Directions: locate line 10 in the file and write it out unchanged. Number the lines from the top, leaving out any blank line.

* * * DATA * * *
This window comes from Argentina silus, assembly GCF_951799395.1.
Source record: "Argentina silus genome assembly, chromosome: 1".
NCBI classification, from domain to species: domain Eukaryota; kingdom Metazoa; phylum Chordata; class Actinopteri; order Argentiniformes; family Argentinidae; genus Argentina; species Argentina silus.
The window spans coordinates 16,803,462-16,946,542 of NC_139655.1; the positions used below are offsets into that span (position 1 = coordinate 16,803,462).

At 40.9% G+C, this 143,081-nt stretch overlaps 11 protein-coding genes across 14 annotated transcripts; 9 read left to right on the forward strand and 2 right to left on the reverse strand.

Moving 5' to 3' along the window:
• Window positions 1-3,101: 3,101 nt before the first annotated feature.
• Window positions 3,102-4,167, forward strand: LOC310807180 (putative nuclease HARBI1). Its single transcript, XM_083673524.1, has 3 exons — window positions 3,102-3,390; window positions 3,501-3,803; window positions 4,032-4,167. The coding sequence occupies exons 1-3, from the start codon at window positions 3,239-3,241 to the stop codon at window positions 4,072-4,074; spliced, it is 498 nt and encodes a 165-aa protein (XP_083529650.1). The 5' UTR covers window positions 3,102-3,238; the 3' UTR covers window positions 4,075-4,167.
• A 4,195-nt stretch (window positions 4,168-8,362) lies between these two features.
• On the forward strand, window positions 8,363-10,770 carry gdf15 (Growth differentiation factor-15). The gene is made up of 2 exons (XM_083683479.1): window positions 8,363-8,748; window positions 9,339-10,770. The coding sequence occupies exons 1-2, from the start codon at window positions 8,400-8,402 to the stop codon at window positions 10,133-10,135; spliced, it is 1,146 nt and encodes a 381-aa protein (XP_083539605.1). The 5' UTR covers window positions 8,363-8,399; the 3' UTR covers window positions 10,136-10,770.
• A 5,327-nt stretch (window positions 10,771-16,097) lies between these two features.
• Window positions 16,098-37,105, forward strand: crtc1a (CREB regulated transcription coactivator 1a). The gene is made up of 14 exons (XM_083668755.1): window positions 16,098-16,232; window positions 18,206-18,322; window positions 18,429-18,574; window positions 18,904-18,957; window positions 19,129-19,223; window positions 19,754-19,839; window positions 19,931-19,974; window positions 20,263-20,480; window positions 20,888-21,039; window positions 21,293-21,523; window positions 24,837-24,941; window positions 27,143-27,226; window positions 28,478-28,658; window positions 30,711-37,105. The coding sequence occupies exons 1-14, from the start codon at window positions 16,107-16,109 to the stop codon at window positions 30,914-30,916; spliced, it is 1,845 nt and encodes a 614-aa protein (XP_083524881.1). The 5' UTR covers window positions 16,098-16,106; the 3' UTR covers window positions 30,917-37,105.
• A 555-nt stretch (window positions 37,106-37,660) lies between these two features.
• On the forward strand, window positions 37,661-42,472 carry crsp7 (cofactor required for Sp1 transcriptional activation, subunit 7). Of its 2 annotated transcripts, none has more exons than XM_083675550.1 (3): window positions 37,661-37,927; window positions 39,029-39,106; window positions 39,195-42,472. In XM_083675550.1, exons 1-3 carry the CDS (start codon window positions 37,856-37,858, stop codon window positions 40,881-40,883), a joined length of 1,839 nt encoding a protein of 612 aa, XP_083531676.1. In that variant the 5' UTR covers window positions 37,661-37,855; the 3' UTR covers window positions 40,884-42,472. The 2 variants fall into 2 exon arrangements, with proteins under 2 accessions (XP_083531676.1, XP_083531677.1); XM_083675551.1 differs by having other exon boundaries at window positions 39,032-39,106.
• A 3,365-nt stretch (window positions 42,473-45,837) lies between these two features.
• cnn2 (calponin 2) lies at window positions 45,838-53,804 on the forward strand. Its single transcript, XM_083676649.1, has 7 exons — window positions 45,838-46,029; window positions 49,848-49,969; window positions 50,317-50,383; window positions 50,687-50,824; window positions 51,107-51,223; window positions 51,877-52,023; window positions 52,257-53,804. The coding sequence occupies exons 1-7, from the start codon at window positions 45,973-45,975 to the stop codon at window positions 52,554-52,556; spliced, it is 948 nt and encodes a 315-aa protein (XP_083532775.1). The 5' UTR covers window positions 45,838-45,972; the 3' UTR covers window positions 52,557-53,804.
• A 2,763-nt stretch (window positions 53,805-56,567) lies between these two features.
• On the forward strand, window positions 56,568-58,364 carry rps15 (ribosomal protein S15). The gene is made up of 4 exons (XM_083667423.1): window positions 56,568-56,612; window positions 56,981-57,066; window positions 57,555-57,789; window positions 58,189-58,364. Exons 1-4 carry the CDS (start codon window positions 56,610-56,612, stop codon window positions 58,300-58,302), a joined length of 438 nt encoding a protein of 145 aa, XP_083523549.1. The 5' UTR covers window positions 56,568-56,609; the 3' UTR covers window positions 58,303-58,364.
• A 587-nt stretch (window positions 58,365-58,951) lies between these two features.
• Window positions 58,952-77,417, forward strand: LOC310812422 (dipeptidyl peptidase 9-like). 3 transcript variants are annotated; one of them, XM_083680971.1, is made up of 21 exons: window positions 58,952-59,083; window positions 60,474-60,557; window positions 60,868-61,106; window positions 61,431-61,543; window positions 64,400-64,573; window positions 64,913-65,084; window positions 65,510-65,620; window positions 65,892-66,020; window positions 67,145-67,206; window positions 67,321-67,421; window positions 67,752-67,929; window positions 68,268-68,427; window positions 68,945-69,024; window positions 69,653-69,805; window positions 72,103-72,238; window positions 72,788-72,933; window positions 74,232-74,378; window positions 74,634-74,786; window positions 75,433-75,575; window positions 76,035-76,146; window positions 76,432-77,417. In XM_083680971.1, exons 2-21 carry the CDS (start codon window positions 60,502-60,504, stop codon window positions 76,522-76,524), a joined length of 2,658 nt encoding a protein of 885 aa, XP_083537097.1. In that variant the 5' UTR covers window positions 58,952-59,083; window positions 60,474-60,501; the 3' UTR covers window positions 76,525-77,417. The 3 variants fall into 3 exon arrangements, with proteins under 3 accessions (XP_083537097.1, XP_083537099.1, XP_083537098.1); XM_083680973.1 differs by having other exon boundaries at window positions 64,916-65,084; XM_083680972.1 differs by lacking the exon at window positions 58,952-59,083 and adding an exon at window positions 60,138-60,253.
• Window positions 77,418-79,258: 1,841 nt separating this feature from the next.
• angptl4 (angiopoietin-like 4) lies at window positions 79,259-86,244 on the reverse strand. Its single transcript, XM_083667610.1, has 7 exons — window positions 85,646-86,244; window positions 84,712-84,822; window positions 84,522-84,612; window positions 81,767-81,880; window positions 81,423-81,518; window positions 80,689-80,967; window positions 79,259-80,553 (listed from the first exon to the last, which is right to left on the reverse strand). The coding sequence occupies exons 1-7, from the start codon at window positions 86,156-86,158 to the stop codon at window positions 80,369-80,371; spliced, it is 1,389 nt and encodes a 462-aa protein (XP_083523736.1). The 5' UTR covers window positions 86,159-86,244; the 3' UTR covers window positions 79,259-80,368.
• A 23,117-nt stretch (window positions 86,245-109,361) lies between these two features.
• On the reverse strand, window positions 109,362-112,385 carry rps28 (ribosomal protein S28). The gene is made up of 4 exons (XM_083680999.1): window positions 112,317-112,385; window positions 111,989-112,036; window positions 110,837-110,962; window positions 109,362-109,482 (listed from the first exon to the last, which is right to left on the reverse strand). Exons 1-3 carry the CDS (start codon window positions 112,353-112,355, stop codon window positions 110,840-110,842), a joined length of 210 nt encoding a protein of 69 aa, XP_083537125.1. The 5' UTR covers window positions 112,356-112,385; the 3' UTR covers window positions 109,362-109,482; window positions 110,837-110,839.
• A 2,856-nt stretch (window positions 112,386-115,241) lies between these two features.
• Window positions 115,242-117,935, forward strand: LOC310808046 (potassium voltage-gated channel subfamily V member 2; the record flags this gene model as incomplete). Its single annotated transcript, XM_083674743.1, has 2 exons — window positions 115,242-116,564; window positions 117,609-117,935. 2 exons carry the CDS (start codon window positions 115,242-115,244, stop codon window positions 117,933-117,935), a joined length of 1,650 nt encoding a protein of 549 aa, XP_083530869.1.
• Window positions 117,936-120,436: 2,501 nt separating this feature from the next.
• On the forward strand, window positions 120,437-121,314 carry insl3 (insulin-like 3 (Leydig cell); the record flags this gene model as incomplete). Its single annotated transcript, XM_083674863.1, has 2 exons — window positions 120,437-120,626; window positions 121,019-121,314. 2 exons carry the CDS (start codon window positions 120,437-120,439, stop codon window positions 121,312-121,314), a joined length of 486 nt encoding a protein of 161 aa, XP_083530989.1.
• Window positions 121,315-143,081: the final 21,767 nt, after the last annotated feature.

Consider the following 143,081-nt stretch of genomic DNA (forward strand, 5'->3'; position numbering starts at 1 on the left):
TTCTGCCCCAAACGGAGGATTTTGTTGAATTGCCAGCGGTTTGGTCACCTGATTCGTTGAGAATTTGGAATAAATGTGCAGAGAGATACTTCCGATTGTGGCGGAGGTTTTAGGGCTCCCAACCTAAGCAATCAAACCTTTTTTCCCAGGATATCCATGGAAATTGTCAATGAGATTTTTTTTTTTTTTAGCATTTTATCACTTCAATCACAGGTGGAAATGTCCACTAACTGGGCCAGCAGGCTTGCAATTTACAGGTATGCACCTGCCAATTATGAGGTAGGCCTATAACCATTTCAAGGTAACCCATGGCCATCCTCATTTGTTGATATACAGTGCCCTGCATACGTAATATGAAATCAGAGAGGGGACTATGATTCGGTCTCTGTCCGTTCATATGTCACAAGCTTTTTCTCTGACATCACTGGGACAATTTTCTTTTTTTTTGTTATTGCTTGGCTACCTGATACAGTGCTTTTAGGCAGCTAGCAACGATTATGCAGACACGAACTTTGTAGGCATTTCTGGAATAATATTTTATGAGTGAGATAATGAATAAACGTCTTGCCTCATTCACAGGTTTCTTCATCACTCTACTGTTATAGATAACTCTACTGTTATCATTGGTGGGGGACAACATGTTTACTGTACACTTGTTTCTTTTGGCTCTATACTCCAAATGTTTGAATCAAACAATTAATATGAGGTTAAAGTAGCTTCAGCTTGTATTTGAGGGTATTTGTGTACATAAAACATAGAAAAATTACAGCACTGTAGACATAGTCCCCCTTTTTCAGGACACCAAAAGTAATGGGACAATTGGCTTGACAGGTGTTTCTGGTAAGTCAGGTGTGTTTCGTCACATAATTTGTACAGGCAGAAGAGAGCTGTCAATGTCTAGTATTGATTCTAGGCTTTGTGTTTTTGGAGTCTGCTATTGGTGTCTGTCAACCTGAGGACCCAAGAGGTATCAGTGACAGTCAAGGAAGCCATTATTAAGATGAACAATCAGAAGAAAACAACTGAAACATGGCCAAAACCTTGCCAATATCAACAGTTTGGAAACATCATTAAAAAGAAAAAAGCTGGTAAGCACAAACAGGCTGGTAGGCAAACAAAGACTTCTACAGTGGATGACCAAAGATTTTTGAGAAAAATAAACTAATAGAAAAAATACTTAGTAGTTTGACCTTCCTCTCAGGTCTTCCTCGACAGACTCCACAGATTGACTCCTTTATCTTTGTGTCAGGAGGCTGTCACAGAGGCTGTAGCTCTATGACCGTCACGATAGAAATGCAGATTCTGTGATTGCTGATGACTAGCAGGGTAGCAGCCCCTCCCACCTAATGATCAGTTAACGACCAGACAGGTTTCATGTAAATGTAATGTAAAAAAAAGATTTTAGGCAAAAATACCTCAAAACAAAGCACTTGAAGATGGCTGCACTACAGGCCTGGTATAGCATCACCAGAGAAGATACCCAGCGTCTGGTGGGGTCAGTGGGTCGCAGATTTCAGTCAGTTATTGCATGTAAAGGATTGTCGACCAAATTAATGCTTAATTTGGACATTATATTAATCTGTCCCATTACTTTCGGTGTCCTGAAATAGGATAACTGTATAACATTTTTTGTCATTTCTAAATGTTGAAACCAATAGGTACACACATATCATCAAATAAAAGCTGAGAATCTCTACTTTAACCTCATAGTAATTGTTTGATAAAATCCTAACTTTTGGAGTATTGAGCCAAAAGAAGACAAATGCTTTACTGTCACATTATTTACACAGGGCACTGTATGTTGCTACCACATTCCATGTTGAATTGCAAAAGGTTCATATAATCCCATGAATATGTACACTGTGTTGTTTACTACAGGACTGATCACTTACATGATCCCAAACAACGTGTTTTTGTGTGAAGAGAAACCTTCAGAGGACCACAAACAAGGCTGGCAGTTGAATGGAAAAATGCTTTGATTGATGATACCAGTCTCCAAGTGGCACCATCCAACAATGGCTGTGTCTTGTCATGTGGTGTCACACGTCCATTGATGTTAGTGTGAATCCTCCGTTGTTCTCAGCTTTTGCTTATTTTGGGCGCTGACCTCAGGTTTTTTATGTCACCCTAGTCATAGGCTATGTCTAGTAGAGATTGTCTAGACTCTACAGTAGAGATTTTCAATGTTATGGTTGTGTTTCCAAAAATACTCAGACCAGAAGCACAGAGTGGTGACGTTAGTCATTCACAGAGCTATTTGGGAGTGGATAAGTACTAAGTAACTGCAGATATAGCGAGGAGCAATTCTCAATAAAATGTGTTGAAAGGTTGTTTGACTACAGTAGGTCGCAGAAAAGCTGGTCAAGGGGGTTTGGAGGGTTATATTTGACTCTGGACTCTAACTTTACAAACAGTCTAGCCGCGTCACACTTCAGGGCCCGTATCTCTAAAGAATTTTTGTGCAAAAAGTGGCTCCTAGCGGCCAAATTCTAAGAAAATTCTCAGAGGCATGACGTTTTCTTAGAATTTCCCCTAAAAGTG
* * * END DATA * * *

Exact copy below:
• On the forward strand, window positions 8,363-10,770 carry gdf15 (Growth differentiation factor-15). The gene is made up of 2 exons (XM_083683479.1): window positions 8,363-8,748; window positions 9,339-10,770. The coding sequence occupies exons 1-2, from the start codon at window positions 8,400-8,402 to the stop codon at window positions 10,133-10,135; spliced, it is 1,146 nt and encodes a 381-aa protein (XP_083539605.1). The 5' UTR covers window positions 8,363-8,399; the 3' UTR covers window positions 10,136-10,770.